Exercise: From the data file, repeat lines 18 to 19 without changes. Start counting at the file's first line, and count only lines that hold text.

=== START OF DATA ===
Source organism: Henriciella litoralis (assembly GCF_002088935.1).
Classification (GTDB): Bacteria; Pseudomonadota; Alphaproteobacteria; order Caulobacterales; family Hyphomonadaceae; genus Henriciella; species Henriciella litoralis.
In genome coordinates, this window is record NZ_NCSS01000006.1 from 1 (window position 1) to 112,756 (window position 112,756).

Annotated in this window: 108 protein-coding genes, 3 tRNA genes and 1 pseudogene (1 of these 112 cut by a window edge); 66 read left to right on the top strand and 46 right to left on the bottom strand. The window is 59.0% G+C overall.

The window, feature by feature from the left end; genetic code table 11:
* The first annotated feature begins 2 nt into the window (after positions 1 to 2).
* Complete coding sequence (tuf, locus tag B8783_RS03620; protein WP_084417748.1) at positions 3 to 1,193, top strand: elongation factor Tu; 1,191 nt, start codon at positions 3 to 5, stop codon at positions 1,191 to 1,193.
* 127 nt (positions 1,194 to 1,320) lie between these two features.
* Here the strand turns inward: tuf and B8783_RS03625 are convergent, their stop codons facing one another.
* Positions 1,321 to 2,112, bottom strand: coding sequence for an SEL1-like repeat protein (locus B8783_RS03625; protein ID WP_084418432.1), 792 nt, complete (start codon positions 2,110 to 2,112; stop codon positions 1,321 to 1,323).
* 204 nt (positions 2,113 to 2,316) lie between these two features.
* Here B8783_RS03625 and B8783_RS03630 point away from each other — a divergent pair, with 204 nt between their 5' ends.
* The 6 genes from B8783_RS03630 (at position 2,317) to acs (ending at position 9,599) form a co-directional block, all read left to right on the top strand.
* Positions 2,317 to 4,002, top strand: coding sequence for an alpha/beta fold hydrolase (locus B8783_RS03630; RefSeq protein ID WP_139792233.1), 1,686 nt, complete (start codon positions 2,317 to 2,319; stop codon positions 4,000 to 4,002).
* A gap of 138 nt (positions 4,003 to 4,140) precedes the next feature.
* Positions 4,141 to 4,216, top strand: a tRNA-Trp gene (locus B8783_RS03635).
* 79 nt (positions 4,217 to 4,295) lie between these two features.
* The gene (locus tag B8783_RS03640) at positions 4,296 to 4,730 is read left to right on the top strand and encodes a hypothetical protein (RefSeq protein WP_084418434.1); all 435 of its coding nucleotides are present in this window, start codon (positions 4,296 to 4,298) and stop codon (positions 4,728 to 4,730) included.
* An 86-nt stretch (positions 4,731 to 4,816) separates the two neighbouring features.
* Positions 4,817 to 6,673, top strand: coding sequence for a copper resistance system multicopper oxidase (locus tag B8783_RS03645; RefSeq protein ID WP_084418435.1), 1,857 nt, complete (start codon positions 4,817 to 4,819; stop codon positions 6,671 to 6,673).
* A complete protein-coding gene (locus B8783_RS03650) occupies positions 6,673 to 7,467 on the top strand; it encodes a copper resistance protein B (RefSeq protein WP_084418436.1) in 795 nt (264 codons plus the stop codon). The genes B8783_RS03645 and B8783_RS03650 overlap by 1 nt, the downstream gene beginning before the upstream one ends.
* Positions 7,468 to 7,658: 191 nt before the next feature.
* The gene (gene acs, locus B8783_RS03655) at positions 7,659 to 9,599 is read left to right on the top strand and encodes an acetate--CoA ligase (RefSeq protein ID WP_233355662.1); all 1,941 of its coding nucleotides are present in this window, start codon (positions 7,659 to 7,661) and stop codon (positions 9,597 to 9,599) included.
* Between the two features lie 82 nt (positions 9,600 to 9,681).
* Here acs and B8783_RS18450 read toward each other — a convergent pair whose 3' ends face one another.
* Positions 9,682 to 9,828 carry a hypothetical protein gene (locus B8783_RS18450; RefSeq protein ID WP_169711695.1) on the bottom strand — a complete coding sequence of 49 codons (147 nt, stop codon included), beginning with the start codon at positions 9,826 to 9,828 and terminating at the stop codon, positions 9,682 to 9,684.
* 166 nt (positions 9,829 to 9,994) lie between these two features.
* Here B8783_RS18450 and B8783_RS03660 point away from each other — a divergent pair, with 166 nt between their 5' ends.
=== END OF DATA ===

* The gene (locus tag B8783_RS03640) at positions 4,296 to 4,730 is read left to right on the top strand and encodes a hypothetical protein (RefSeq protein WP_084418434.1); all 435 of its coding nucleotides are present in this window, start codon (positions 4,296 to 4,298) and stop codon (positions 4,728 to 4,730) included.
* An 86-nt stretch (positions 4,731 to 4,816) separates the two neighbouring features.